2. Socialism was born in Europe as a movement of protest against the diseases inherent in capitalist society. Because the wage-earners suffered most from capitalism, Socialism first developed as a movement of the wage-earners. Since then more and more citizens — professional and clerical workers, farmers and fishermen, craftsmen and retailers, artists and scientists — are coming to understand that Socialism appeals to all men who believe that the exploitation of man by man must be abolished.

3. Socialism aims to liberate the peoples from dependence on a minority which owns or controls the means of production. It aims to put economic power in the hands of the people as a whole, and to create a community in which free men work together as equals.

4. Socialism has become a major force in world affairs. It has passed from propaganda into practice. In some countries the foundations of a Socialist society have already been laid. Here the evils of capitalism are disappearing and the community has developed new vigour. The principles of Socialism are proving their worth in action.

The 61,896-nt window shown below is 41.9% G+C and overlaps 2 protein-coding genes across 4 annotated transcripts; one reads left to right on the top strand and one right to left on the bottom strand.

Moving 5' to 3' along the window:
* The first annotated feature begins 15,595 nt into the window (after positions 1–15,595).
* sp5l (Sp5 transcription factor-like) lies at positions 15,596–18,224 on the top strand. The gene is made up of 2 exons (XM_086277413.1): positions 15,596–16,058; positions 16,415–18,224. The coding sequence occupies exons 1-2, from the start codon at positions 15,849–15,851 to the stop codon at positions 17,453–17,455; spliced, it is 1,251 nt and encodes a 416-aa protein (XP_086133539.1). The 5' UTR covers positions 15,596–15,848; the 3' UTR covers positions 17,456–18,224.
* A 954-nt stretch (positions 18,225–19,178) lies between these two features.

5. In many countries uncontrolled capitalism is giving place to an economy in which state intervention and collective ownership limit the scope of private capitalists. More people are coming to recognise the need for planning. Social security, free trade unionism and industrial democracy are winning ground. This development is largely a result of long years of struggle by Socialists and trade unionists. Wherever Socialism is strong, important steps have been taken towards the creation of a new social order.

6. In recent years the peoples in the underdeveloped areas of the world have been finding Socialism a valuable aid in the struggle for national freedom and higher standards of life. Here different forms of democratic Socialism are evolving under the pressure of different circumstances. The main enemies of Socialism in these areas are parasitical exploitation by indigenous financial oligarchies and colonial exploitation by foreign capitalists. The Socialists fight for political and economic democracy, they seek to raise the standard of living for the masses through land reform and industrialisation, the extension of public ownership and the development of producers' and consumers' cooperatives.

7. Meanwhile, as Socialism advances throughout the world, new forces have arisen to threaten the movement towards freedom and social justice. Since the Bolshevik Revolution in Russia, Communism has split the International Labour Movement and has set back the realisation of Socialism in many countries for decades.